The Major Investigations Unit, tasked with targeting organized crime, is down to two prosecutors and has been combined with narcotics. Past employees said the unit’s goal was to have nine assistant state’s attorneys and one chief.

Other units also are depleted. The Economic Crimes Unit used to have three prosecutors and a unit chief. As of Friday, there was only the chief.

The Gun Violence Enforcement Division, responsible for investigating and prosecuting crimes of violence committed with a firearm; had 11 prosecutors, two chiefs, support staff, law clerks and an attachment of Baltimore Police Department detectives in 2018. As of Friday, there were eight people in the unit, including three transferred there in the past few days. One of the eight recently submitted their resignation.


While getting a new assignment, the transferred attorneys must keep their preexisting cases, which could number in the dozens or even hundreds.

“The approach, at this point, is to try to get rid of (cases), meaning work out any plea that you possibly can in order not to dismiss them,” said another former prosecutor who left last fall. “You end up making much lower offers sometimes than your cases are worth or what you would usually offer because it’s just not tenable for you to go forward with all of them or prep them as much as you would.”

Several current and former employees said executive leadership offered little support and that Mosby was rarely present in the office.

“When you’re struggling for morale, seeing stuff like your boss saying she was in Florida for 70 days doesn’t make you feel well — especially when you don’t see her very often,” said one former employee, referencing a letter Mosby wrote to a mortgage lender in 2020 to secure a lower interest rate, saying she had spent the past two months living in Florida.

The letter was included as part of a federal criminal indictment charging Mosby with the felonies of perjury and mortgage fraud related to her purchase of two Florida vacation homes. Her trial is scheduled for September.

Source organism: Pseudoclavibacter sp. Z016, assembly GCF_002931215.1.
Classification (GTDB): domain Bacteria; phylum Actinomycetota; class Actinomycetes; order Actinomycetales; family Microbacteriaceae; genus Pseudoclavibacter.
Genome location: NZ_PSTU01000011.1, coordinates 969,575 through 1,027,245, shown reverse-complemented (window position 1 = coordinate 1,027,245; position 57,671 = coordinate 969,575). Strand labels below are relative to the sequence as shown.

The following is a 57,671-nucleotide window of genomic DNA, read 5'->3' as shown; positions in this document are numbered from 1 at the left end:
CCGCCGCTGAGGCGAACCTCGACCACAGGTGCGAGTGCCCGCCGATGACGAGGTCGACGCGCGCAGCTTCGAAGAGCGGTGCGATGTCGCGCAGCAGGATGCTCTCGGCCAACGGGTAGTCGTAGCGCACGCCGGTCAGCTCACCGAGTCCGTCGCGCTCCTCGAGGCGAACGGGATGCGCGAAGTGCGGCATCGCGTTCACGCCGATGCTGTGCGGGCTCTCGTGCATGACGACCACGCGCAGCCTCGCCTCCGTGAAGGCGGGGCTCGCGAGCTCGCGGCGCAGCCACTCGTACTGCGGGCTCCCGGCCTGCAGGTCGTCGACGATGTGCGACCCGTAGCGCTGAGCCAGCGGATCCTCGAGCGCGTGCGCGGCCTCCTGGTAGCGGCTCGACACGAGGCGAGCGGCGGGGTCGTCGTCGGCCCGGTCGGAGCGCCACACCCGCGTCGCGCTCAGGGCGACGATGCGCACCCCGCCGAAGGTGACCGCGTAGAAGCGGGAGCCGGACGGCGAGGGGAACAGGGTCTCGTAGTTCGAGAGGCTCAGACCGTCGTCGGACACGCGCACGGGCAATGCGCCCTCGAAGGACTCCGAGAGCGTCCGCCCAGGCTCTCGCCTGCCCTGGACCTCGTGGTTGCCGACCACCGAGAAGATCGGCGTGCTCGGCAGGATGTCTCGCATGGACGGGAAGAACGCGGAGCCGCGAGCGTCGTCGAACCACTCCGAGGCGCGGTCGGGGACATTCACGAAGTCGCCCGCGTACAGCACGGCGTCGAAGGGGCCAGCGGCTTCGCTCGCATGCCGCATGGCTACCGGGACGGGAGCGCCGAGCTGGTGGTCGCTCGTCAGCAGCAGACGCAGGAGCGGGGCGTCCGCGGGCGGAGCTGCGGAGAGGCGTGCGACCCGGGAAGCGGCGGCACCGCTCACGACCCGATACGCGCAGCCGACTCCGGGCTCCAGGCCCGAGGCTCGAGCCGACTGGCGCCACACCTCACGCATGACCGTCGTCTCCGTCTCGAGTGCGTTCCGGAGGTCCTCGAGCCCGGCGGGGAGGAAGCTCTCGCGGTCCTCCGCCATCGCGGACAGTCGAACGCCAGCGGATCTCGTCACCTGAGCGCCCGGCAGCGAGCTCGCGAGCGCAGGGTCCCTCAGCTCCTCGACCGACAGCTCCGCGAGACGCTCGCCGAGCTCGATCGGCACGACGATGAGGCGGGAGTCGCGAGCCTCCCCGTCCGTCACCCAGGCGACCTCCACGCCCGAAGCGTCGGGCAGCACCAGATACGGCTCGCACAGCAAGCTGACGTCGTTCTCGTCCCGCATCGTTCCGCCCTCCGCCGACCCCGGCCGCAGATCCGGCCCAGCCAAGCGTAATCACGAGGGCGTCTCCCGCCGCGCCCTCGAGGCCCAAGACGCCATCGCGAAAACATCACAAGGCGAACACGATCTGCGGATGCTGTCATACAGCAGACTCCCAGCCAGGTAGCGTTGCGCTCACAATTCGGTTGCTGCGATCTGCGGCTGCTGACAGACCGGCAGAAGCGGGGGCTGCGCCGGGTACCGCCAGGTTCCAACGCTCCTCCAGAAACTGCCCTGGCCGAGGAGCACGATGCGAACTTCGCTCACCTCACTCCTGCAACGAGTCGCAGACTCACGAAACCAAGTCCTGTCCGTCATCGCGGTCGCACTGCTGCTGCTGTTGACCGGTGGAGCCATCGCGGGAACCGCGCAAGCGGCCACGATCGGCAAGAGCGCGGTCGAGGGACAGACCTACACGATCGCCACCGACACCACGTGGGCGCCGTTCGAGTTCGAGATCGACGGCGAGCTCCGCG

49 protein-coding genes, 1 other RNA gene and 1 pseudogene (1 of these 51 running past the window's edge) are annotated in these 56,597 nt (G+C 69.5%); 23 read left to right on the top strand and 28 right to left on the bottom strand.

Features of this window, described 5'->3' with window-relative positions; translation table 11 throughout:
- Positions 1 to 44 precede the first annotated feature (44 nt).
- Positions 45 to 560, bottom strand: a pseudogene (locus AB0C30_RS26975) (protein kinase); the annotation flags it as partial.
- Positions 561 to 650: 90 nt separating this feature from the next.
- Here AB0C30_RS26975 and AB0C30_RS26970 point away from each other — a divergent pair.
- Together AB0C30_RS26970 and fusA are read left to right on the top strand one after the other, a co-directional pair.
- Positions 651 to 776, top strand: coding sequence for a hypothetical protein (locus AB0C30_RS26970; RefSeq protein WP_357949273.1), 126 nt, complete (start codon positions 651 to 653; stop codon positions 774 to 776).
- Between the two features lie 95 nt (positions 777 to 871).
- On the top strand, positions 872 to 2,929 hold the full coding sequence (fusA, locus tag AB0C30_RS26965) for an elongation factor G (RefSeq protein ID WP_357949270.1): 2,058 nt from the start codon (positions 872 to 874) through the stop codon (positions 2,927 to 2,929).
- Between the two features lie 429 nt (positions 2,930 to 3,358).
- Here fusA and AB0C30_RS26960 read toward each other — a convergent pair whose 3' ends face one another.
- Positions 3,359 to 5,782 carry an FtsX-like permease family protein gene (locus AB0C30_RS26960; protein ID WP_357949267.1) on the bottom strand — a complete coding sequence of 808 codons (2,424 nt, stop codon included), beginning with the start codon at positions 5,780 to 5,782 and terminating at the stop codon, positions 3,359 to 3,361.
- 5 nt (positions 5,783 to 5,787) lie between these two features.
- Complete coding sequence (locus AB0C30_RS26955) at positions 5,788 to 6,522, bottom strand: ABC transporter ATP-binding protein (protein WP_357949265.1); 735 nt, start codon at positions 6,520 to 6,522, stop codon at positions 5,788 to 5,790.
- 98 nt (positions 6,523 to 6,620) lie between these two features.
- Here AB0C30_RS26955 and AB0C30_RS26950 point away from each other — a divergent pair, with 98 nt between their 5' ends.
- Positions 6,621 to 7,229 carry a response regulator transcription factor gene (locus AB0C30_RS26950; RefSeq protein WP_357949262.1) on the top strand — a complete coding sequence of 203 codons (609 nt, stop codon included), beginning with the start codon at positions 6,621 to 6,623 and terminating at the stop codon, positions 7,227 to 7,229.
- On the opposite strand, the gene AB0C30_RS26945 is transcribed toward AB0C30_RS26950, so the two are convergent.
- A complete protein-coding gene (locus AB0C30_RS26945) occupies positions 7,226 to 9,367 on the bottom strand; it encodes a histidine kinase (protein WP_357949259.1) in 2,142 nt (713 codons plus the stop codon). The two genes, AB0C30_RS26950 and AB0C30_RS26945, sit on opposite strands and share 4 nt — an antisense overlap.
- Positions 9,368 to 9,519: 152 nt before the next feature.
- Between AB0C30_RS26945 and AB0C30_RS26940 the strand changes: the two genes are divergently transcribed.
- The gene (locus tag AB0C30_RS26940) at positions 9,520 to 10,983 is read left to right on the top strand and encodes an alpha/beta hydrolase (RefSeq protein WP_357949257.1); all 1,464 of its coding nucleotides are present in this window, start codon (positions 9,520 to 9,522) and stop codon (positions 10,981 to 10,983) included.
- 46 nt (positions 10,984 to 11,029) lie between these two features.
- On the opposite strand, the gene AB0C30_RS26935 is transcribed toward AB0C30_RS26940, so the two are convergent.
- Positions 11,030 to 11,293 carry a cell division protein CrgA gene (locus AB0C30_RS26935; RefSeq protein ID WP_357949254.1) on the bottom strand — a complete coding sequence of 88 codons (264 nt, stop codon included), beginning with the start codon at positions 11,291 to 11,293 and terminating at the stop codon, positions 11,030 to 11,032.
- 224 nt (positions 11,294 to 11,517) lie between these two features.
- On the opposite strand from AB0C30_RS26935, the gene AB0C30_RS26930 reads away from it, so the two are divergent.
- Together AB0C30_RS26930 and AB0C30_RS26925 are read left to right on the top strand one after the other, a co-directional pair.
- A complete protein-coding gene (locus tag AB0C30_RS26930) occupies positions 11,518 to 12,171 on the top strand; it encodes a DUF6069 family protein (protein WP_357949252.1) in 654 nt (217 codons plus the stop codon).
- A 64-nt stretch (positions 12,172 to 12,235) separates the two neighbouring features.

When she is in the office, current and former employees said Mosby hardly interacts with the prosecutors working for her.


“She may have been at the office on the 10th floor, but her presence wasn’t felt anywhere else,” said Turiello, who’s now in private practice.

While many current and former employees agree with most of Mosby’s progressive policies, they expressed frustration over how they were implemented. Nearly everyone interviewed said they found out about policies from the news media rather than their supervisors.

“When it was announced that the office would no longer be prosecuting marijuana possession alone, that was an announcement that did not find its way to our District Court supervisors, so it did not find its way to the District Court [prosecutors] who had cases in court that day,” one former prosecutor said.

Mostly, current and former assistant state’s attorneys feel overburdened by ever-rising caseloads — a felony prosecutor could have more than 125 cases at any given time. That’s a caseload the president of the Association of Prosecuting Attorneys described as “crushing” in a previous interview with The Sun, saying prosecutors with so many cases are “working in triage.”

Baltimore State’s Attorney’s Office spokeswoman Zy Richardson declined to address most of the issues raised by former and current prosecutors in this article, instead issuing a statement late Sunday.

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The statement cited the challenges of running a prosecutor’s office through a tumultuous seven years in Baltimore, including the Baltimore Police Department’s Gun Trace Task Force scandal and the coronavirus pandemic, which closed courts and created a case backlog. She touted the office’s conviction rate, and said Mosby’s office is “committed to our role of ensuring accountability in the courtroom and doing the hard but necessary work to ensure justice for every single victim of crime in this city.”


One current felony prosecutor, who the administration asked to speak to The Sun about positive aspects of working there on the condition of anonymity, said the work was rewarding, but that it was “almost impossible” at times to meet the demands.

Some defense attorneys expressed frustration with how unprepared or inexperienced many prosecutors seem.

“You cannot have an absent piece of the criminal justice system, and when you’re down catastrophic levels, you can’t function like that,” said defense attorney and former prosecutor Andrew I. Alperstein.

“Forget about the politics,” said Alperstein, calling for “urgent action” such as bringing in prosecutors from other jurisdictions or specially designating lawyers to prosecute cases.

Mosby, however, disagreed. At a news conference Friday, touting several recent convictions, she was asked whether the staffing levels were affecting the office’s performance.

“Not at all,” Mosby said.